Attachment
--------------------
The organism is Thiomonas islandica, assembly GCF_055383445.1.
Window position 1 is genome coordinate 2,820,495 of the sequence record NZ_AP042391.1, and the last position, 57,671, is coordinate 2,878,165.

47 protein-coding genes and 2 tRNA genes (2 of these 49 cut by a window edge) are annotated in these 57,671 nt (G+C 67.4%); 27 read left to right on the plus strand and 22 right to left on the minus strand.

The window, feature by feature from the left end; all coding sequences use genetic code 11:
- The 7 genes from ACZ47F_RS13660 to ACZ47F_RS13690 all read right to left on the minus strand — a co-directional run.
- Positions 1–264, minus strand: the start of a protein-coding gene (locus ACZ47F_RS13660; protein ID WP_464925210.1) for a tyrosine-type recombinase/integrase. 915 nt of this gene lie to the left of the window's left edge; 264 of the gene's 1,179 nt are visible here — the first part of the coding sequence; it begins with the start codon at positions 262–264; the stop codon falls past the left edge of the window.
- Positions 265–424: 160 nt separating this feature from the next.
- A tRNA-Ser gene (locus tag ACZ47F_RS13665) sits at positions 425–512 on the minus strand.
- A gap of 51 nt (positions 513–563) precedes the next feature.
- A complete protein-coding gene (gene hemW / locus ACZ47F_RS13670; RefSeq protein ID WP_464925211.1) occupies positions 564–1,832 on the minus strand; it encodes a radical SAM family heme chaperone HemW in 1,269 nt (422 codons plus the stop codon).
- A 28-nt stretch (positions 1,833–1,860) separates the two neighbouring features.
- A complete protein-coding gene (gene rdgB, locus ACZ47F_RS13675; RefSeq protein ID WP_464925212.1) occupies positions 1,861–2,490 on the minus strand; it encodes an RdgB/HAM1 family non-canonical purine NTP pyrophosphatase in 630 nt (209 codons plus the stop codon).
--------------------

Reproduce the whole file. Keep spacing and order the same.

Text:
The organism is Thiomonas islandica, assembly GCF_055383445.1.
Window position 1 is genome coordinate 2,820,495 of the sequence record NZ_AP042391.1, and the last position, 57,671, is coordinate 2,878,165.

47 protein-coding genes and 2 tRNA genes (2 of these 49 cut by a window edge) are annotated in these 57,671 nt (G+C 67.4%); 27 read left to right on the plus strand and 22 right to left on the minus strand.

The window, feature by feature from the left end; all coding sequences use genetic code 11:
- The 7 genes from ACZ47F_RS13660 to ACZ47F_RS13690 all read right to left on the minus strand — a co-directional run.
- Positions 1–264, minus strand: the start of a protein-coding gene (locus ACZ47F_RS13660; protein ID WP_464925210.1) for a tyrosine-type recombinase/integrase. 915 nt of this gene lie to the left of the window's left edge; 264 of the gene's 1,179 nt are visible here — the first part of the coding sequence; it begins with the start codon at positions 262–264; the stop codon falls past the left edge of the window.
- Positions 265–424: 160 nt separating this feature from the next.
- A tRNA-Ser gene (locus tag ACZ47F_RS13665) sits at positions 425–512 on the minus strand.
- A gap of 51 nt (positions 513–563) precedes the next feature.
- A complete protein-coding gene (gene hemW / locus ACZ47F_RS13670; RefSeq protein ID WP_464925211.1) occupies positions 564–1,832 on the minus strand; it encodes a radical SAM family heme chaperone HemW in 1,269 nt (422 codons plus the stop codon).
- A 28-nt stretch (positions 1,833–1,860) separates the two neighbouring features.
- A complete protein-coding gene (gene rdgB, locus ACZ47F_RS13675; RefSeq protein ID WP_464925212.1) occupies positions 1,861–2,490 on the minus strand; it encodes an RdgB/HAM1 family non-canonical purine NTP pyrophosphatase in 630 nt (209 codons plus the stop codon).